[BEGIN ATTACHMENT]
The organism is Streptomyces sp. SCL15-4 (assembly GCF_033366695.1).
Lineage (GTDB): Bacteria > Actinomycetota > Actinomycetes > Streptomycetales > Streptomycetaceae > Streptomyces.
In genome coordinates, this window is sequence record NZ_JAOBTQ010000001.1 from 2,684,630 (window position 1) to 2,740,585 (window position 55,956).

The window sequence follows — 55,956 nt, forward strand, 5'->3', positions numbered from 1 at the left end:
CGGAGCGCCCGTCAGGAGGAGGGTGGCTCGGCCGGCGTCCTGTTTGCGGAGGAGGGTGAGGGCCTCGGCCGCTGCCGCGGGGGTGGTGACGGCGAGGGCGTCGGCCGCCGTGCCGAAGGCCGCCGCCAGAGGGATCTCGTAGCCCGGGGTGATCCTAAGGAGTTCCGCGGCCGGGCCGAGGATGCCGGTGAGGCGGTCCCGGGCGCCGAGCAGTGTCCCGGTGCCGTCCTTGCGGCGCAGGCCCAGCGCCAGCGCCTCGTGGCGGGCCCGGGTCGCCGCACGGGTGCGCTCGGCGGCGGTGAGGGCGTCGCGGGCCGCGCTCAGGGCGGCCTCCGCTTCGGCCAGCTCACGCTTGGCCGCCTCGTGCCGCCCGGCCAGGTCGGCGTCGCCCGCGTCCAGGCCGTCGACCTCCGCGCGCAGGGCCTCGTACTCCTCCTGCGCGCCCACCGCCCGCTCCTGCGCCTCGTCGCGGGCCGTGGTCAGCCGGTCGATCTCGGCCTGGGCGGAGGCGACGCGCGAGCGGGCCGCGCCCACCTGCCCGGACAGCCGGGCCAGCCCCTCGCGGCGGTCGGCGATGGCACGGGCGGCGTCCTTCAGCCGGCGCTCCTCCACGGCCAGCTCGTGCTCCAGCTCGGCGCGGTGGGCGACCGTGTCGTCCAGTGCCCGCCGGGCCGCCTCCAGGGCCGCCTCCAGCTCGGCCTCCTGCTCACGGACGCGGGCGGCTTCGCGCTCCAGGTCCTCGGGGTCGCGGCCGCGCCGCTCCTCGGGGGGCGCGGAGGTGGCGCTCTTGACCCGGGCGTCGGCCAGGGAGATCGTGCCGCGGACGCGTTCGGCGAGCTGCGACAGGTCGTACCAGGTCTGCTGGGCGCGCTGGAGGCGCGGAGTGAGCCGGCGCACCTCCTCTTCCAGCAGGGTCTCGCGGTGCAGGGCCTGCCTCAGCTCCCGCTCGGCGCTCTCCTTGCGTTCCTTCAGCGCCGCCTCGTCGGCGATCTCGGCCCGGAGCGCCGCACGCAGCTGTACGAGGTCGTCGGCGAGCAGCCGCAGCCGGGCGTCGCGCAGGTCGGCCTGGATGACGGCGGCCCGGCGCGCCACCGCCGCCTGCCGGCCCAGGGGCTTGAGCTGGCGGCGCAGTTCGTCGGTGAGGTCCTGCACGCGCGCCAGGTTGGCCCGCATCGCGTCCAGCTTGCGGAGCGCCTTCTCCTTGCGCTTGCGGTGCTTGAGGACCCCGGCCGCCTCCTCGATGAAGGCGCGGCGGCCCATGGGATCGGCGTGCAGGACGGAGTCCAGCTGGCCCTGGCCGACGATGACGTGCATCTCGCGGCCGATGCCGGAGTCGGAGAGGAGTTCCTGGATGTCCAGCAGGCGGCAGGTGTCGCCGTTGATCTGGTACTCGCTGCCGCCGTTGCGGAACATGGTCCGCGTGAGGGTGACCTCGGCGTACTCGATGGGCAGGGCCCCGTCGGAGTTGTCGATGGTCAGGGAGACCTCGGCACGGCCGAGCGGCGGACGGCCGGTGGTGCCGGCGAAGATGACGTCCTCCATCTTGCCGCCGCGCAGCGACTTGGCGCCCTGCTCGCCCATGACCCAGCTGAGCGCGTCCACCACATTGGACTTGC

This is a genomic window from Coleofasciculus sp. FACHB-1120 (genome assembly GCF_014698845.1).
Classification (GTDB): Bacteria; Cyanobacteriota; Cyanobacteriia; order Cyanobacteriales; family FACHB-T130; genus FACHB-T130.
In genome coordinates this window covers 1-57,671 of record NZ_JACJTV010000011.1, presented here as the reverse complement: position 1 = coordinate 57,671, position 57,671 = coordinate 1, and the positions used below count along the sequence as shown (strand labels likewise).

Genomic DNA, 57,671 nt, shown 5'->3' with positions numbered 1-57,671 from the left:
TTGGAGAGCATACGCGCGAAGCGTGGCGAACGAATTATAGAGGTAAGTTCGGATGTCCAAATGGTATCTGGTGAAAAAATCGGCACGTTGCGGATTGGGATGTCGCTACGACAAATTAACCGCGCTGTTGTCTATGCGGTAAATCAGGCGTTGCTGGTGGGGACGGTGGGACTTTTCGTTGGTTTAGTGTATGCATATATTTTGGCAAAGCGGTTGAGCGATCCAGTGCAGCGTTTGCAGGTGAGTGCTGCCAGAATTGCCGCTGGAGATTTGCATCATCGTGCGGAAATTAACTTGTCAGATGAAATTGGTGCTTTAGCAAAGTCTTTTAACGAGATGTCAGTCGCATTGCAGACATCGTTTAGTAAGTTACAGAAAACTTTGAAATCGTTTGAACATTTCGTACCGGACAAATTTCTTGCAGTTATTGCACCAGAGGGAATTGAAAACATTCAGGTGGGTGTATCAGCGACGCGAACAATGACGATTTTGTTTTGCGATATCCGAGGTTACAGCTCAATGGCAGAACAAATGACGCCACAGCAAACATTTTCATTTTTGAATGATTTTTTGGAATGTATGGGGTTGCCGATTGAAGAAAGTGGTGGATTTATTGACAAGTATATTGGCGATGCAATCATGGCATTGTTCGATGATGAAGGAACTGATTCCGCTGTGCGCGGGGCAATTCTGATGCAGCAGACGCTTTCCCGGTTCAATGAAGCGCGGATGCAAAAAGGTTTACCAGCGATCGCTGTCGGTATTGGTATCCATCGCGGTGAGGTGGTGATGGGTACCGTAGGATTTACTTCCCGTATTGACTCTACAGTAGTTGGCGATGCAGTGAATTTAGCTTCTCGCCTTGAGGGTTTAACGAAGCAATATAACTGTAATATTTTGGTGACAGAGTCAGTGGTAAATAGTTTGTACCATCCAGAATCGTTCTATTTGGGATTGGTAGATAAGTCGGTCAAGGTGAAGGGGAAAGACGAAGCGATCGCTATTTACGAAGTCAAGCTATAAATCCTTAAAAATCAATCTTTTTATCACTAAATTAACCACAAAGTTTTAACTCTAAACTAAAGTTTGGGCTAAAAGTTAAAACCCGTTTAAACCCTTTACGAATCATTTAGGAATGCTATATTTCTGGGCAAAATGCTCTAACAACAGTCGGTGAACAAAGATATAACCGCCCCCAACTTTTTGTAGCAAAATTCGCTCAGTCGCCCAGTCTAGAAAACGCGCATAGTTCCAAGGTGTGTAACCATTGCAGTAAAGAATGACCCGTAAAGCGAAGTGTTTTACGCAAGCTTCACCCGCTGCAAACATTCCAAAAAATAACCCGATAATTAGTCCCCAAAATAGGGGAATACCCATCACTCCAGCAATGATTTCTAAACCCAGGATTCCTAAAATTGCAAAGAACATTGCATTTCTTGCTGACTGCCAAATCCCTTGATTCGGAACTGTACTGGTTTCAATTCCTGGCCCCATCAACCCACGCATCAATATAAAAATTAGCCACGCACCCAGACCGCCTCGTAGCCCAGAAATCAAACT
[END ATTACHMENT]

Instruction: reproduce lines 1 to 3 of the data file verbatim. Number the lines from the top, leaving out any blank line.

The organism is Streptomyces sp. SCL15-4 (assembly GCF_033366695.1).
Lineage (GTDB): Bacteria > Actinomycetota > Actinomycetes > Streptomycetales > Streptomycetaceae > Streptomyces.
In genome coordinates, this window is sequence record NZ_JAOBTQ010000001.1 from 2,684,630 (window position 1) to 2,740,585 (window position 55,956).